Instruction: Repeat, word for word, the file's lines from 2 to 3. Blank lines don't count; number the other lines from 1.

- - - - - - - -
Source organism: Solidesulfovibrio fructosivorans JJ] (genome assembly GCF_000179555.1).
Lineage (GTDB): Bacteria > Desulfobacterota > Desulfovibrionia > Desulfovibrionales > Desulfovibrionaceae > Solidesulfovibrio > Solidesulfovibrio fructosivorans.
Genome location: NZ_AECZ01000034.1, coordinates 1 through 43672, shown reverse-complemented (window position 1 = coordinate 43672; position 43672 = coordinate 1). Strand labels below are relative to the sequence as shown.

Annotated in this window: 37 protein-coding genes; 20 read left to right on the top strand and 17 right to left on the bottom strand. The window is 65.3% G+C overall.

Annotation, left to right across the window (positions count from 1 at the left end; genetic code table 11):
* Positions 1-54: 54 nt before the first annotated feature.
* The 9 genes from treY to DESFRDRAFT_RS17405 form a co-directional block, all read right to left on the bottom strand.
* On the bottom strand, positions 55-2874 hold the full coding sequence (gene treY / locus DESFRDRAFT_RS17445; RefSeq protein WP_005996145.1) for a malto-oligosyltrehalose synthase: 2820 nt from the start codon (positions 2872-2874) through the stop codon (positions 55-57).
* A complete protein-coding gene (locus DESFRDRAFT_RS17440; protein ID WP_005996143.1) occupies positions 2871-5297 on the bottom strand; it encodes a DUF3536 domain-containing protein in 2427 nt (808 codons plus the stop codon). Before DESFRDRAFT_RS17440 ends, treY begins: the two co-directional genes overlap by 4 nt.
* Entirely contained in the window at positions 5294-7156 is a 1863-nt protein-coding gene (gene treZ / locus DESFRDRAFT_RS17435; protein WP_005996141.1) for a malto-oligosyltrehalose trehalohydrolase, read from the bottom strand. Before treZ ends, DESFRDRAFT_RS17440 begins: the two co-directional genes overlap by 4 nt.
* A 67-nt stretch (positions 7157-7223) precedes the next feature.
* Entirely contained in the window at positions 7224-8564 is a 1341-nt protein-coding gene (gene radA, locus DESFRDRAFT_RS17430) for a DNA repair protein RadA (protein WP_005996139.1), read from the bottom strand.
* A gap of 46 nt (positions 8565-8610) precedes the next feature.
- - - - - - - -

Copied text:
Lineage (GTDB): Bacteria > Desulfobacterota > Desulfovibrionia > Desulfovibrionales > Desulfovibrionaceae > Solidesulfovibrio > Solidesulfovibrio fructosivorans.
Genome location: NZ_AECZ01000034.1, coordinates 1 through 43672, shown reverse-complemented (window position 1 = coordinate 43672; position 43672 = coordinate 1). Strand labels below are relative to the sequence as shown.